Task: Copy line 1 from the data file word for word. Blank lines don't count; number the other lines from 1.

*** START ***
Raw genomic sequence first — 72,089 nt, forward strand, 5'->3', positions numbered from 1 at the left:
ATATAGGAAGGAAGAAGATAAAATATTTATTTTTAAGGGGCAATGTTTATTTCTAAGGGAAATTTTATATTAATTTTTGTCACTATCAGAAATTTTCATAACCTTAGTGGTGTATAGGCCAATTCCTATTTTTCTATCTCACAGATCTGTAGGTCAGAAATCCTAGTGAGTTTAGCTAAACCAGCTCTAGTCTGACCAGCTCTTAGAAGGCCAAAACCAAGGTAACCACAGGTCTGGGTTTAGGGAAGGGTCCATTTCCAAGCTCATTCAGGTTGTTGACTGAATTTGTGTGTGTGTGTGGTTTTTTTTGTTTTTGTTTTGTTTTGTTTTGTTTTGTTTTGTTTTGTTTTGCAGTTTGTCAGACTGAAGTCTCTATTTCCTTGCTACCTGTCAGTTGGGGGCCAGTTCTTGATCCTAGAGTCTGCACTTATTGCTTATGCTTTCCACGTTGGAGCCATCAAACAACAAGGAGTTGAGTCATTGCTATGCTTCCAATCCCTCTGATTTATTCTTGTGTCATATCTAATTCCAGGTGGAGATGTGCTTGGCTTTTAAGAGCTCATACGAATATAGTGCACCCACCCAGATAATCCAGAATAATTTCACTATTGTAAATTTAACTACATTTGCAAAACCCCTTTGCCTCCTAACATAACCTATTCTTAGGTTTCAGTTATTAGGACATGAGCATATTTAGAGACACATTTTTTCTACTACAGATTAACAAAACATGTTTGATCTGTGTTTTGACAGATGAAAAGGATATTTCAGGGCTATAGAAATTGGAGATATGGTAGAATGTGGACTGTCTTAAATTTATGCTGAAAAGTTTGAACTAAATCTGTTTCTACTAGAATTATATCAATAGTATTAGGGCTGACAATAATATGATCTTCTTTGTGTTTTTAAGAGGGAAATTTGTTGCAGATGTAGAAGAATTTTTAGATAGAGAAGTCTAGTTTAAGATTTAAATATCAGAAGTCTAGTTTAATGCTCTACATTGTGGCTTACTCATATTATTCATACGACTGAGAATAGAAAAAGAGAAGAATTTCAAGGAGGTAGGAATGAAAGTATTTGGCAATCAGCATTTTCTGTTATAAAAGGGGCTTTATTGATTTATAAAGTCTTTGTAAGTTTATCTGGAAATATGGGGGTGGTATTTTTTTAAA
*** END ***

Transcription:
Raw genomic sequence first — 72,089 nt, forward strand, 5'->3', positions numbered from 1 at the left: